Third, the current study focuses solely on functional connectivity, i.e. shared neuronal activity between brain regions, which is to a large degree but not entirely matched by structural connectivity as assessed via diffusion tensor imaging48. This mismatch between functional and structural connections may in part be determined by technical limitations of DTI to detect crossing-fibers or short-range cortico-cortical connections49. On the other hand, the slow temporal resolution of resting-state fMRI may lead to connectivity between brain regions that exhibit no direct but multi-synaptic connections50. Thus, it is important to keep in mind that our current results on functional connectivity and covariance in tau accumulation likely reflect a mixture of direct and indirect connections between brain regions. Here, future studies may combine both DTI and fMRI in order to assess the joint contribution of structural and functional connectivity to tau spreading. Importantly, future methodological advances in MRI-based connectomics may lead to a better matching of functional and structural connectivity, which may—in combination with tau PET—further our understanding on the association between connectivity tau spreading.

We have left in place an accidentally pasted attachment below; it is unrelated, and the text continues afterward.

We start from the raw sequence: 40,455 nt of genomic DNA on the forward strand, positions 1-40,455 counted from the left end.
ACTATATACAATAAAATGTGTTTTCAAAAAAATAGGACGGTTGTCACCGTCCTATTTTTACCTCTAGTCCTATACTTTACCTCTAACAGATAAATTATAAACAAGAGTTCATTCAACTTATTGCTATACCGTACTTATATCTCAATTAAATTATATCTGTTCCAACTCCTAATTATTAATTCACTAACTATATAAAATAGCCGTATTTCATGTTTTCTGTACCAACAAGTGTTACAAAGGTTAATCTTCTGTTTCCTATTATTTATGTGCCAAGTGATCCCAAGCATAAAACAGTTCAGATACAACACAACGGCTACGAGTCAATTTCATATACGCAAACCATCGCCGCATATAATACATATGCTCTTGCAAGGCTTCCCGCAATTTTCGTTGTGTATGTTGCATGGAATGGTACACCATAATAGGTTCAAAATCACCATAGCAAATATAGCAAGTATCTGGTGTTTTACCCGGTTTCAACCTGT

In conclusion, the current study demonstrates that connectivity is associated with future tau spread in AD. Our independently validated findings provide strong support for the notion that tau spreads across synaptic connections in an activity-dependent manner, as suggested by preclinical findings14,15,16. Our results may also motivate future studies to investigate tau spreading in other tauopathies such as primary age-related tauopathy, progressive nuclear palsy or corticobasal degeneration where tau pathology may spread via similar mechanisms51,52,53. Since tau is the strongest driver of cognitive decline in AD, potential interventions could target connectivity-related spreading mechanisms16 or silencing of amyloid-induced neuronal hyperactivity that may promote tau spreading54,55. Together, limiting tau spreading across brain connections may be a promising approach to slow AD progression.